The residential rates applying during this period are as set out in the table below.

ConsiderationOnly or main homeSecond and subsequent properties
Up to £250,0000%3%
The next £675,000 (£250,001 to £925,000)5%8%
The next £575,000 (£925,001 to £1.5 million)10%13%
Remaining amount12%15%

First-time buyers

From 1 July 2021, the threshold for first-time buyers reverts to £300,000 where the consideration is £500,000. First-time buyers pay no SDLT on the first £300,000 and pay SDLT at the rate of 5% on any consideration in excess of £300,000 up to £500,000. If the consideration is more than £500,000, the above rates and residential threshold apply.

SDLT: From 1 October 2021

The residential SDLT threshold reverts to its usual level of £125,000 from 1 October 2021. Purchasers will pay SDLT at a rate of 2% on the portion from £125,000 to £250,000. Above £250,000, the rates are as in the table above.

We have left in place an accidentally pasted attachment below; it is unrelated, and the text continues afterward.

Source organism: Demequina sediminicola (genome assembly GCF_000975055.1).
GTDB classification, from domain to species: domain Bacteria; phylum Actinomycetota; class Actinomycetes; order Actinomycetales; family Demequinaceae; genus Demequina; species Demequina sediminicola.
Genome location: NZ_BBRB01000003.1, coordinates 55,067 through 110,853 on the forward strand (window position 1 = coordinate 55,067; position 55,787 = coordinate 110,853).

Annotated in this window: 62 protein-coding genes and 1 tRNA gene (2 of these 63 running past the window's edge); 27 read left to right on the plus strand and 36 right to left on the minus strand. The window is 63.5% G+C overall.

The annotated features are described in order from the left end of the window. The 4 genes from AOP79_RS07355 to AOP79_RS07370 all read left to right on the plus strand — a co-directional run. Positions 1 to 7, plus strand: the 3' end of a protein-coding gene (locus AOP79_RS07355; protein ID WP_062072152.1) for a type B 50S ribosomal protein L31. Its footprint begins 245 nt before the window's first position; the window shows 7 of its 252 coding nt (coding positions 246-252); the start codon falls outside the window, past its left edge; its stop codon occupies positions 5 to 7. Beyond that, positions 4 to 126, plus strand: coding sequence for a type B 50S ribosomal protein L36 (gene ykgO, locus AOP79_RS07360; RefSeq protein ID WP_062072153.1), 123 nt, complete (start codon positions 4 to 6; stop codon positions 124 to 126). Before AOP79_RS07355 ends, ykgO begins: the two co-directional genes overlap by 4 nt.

Second and subsequent properties

Investors and second-home owners also benefit from the temporary residential thresholds as the 3% supplement is added to the residential rates as reduced.


The LTT threshold in Scotland was increased to £250,000 from 15 July 2020 until 31 March 2021. However, this period was not extended, and the threshold reverted to £145,000 from 1 April 2021. As in England and Northern Ireland, those buying second and subsequent properties benefited from the higher threshold; the 4% supplement was applied to the reduced residential rates.


The LBTT threshold in Wales was increased to £250,000 from 27 July 2020 to 30 June 2021, reverting to £180,000 from 1 July 2021. Unlike the rest of the UK, purchasers of second and subsequent properties in Wales did not benefit from the higher threshold.

Speak to us

If you are thinking of moving home or buying a holiday or investment property, speak to us to find out whether you can save SDLT.

August 2, 2021